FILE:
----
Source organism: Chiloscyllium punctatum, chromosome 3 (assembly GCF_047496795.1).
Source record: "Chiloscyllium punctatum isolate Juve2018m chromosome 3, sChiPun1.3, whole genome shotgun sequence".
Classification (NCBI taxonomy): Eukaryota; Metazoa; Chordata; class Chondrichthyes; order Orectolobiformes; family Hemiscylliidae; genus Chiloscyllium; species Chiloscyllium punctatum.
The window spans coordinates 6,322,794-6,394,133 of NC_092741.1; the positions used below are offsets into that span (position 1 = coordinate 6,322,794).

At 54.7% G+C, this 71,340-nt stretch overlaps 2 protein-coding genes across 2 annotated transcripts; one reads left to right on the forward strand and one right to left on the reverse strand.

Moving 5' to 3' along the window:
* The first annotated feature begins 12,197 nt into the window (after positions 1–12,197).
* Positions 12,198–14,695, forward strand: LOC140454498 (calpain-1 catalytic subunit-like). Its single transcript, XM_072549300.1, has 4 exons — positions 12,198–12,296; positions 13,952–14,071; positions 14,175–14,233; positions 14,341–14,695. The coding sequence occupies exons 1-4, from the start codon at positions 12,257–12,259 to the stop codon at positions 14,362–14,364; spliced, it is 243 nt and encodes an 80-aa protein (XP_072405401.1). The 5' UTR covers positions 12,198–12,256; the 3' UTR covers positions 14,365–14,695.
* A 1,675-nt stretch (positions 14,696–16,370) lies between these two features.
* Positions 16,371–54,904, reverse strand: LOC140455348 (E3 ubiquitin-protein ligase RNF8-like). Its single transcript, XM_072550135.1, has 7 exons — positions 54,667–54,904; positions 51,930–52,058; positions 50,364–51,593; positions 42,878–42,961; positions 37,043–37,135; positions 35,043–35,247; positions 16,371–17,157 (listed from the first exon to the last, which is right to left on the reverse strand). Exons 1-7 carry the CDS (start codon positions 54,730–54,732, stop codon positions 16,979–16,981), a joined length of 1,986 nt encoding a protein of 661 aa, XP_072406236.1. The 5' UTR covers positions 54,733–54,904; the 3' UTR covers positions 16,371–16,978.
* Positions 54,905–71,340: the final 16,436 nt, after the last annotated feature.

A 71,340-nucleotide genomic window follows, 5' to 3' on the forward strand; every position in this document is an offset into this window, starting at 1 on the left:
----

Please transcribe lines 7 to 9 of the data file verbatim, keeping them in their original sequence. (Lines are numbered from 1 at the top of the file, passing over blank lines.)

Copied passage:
* The first annotated feature begins 12,197 nt into the window (after positions 1–12,197).
* Positions 12,198–14,695, forward strand: LOC140454498 (calpain-1 catalytic subunit-like). Its single transcript, XM_072549300.1, has 4 exons — positions 12,198–12,296; positions 13,952–14,071; positions 14,175–14,233; positions 14,341–14,695. The coding sequence occupies exons 1-4, from the start codon at positions 12,257–12,259 to the stop codon at positions 14,362–14,364; spliced, it is 243 nt and encodes an 80-aa protein (XP_072405401.1). The 5' UTR covers positions 12,198–12,256; the 3' UTR covers positions 14,365–14,695.
* A 1,675-nt stretch (positions 14,696–16,370) lies between these two features.